Can Everyone Build The Perfect Physique?

Since I’m extremely close to having the golden ratio (I will have it once I cut down for spring), my new long-term goal is to achieve Steve Reeves ideal measurements.

Here’s how I stack up against his ideals:

Screen Shot 2014-12-14 at 13.38.49

Keep in mind that I use my lean pelvis size (when I don’t squeeze the fat, I have a 104 CM pelvis).

According to Steve’s ideals, I need to work the most on my chest circumference which is done by adding size to my upper back, lats and chest.

I’m surprised by this finding since my back is my most developed body part, and I added over 4 inches to my chest circumference during this 2 month bulk, yet I’m so far away from this ideal.

I believe that the reasoning to my “underdeveloped” chest circumference compared to my hips is mainly genetic.

If you’re a guy with wide hip bones and a narrow torso, it will be very hard to achieve a chest size that is 48% bigger than your pelvis size.

However, that shouldn’t stop you. 5 years ago I would never have thought that I could achieve the physique I have today. Back then I just wanted a “normal” body.

Similarly, today, the goal of achieving Steve Reeves’ measurements seems to be very far away, but that won’t stop me.

I will train hard for the rest of my life or until I’m unable to do so, therefore getting as close as possible to Steve Reeves’ measurements is one of my life goals.

I don’t care whether it takes me 10-20 or 30 years. If you love what you do, time flies. I can still remember my first gym session as if it was today.

Therefore, stop thinking about whether you can achieve some type of physique or not. Instead, do the hard work and do your best to get as close as possible to that goal. If you love what you do, the journey itself will be worth 1000 times more than the destination.

To end this article, I want to ask you 2 questions:

  1. What exactly is your ideal physique? Can you name any people that have this ideal physique? 
  2. Do you believe that YOU can achieve this physique? If not, what’s holding you back?

I look forward to hear you answers.

By the way, should it happen that you found this article useful, be sure to follow my daily updates on my facebook page and instagram.

Be proud but stay hungry!

– Oskar Faarkrog


Read my guide the 2 Phases of a Skinny-Fat Transformation:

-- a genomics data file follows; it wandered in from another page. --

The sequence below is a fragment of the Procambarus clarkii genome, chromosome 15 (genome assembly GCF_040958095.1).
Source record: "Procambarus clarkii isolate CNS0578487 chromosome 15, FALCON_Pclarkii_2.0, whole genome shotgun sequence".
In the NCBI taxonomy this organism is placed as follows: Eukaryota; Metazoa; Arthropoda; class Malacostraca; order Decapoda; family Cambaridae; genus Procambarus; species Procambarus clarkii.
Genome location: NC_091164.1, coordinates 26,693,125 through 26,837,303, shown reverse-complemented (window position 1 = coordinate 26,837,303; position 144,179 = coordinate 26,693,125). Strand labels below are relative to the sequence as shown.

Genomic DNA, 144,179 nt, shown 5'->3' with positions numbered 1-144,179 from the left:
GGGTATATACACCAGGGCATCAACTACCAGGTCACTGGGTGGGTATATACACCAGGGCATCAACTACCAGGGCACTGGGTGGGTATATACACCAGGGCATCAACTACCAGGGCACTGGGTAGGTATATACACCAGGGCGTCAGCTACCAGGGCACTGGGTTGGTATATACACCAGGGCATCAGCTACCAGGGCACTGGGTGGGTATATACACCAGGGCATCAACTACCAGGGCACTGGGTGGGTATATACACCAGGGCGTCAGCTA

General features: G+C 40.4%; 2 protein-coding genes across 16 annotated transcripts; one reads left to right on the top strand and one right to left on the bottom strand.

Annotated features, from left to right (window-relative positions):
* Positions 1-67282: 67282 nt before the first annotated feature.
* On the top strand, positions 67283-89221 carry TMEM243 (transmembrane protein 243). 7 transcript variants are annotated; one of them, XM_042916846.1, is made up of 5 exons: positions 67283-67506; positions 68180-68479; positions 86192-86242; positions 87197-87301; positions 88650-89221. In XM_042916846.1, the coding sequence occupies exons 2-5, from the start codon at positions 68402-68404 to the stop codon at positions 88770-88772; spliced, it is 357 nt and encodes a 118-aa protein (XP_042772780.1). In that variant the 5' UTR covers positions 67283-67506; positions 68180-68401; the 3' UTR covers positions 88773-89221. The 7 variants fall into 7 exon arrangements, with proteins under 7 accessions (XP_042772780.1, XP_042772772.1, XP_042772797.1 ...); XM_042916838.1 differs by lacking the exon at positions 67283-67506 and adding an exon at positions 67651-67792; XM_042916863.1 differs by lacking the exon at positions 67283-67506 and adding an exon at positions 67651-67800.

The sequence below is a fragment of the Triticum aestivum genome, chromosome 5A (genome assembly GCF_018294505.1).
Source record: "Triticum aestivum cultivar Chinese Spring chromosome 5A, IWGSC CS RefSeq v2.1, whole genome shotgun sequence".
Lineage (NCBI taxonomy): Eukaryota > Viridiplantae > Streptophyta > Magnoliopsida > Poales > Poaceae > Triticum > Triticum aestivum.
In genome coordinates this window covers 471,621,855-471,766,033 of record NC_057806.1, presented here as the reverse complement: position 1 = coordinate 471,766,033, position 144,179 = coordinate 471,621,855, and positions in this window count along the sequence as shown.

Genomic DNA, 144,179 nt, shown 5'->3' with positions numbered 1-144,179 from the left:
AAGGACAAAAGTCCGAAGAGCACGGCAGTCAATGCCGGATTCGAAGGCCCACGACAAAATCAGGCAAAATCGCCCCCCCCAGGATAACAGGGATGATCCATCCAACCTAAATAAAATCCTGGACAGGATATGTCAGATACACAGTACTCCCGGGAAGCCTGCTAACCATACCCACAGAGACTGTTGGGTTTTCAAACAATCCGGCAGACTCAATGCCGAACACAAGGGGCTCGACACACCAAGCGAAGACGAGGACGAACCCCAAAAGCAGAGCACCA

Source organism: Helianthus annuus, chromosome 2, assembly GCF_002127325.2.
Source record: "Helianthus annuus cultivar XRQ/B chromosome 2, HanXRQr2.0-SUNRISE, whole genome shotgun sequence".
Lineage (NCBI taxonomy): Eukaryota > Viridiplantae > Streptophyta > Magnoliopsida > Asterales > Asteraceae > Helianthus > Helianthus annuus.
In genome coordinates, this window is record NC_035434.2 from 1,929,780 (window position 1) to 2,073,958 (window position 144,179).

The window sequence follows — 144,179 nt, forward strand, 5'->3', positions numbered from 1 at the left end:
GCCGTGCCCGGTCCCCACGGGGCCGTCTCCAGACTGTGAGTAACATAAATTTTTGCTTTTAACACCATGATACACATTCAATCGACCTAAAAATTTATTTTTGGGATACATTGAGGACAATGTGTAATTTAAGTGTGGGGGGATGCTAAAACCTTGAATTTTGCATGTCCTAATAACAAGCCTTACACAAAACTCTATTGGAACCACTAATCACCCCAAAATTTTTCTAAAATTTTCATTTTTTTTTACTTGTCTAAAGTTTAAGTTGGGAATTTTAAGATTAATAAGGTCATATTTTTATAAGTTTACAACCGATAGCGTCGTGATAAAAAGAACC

View My Top 40 Fitness Articles (Read By Over 3 Million Skinny-Fat Guys):


  1. Guru prasad says:

    Can u please help me in finding out my body ratio….am 5.7height,36 inches chest and my waist is around 28 inches….

  2. sohaib khan says:

    After 6 years of mindless, yoyo trying and dieting and betting utterly disappointed finally I got the receipe of what I always wondered. Can’t thankyou more oskar

  3. Just stumbled across this older post. Very very well written informative and sourced i am an active guy but at 6 ‘ 3″ the only guys i see with my frame at the gym are bulky and useless in my lifestyle. Ifeel that i have a good base going under a small layer of fat. Recently have been thinking of aesthetics and usefullness and a way to approach it. I think you nailed it with the golden triangle and some of the responses to comments. This gives me a better and more calculated way to approach it. I appreciate it, sir.

  4. Hi Oskar, can you give more info on where we should make the rest of the measurements? I.e. is wrist done over the wrist bone, just in front of it or behind it, or is it done at the smallest part of the forearm (which for me is 2″ behind my wrist)? Same for ankles etc…

    • Oskar Faarkrog says:

      There’s no one way to take measurements and the actual number is less important than the trend and how you actually look in real life.

      The most important thing is that you consistently take your measurements in the same place so you can see trends (e.g. gains or losses in size).

      I personally take the wrist measurement at the “wrist bone”.

  5. Prasad Mohapatra says:

    Hello Oskar, I’m 5’6 and 55 kg.. I joined a gym last month and don’t take supplements… I noticed that my weight dropped 2kgs after that. Is it okay to continue without supplements or should I take supplements? Before taking weight gainers, I was 42kgs. And what should be the ideal weight for someone of my size without looking bulky but have a similar physique like Zyzz or Steve Reeves… Also please check this guy called Tiger Shroff, an Indian actor.. He’s got a good physique like Zyzz and Steve Reeves… Also, can I get your workout routine please? I will be grateful to you…

  6. Sunil Stanislaus says:

    I don’t normally comment on articles but I have to say that was a brilliant article mate. You look so much better yourself after paying more attention to the golden ratio. Some really good advice you’ve given for me to follow on the road to aesthetics.Cheers man.

  7. Kerstan says:

    I know this particular article is geared towards men, but could anyone happen to point me in the direction of one for women?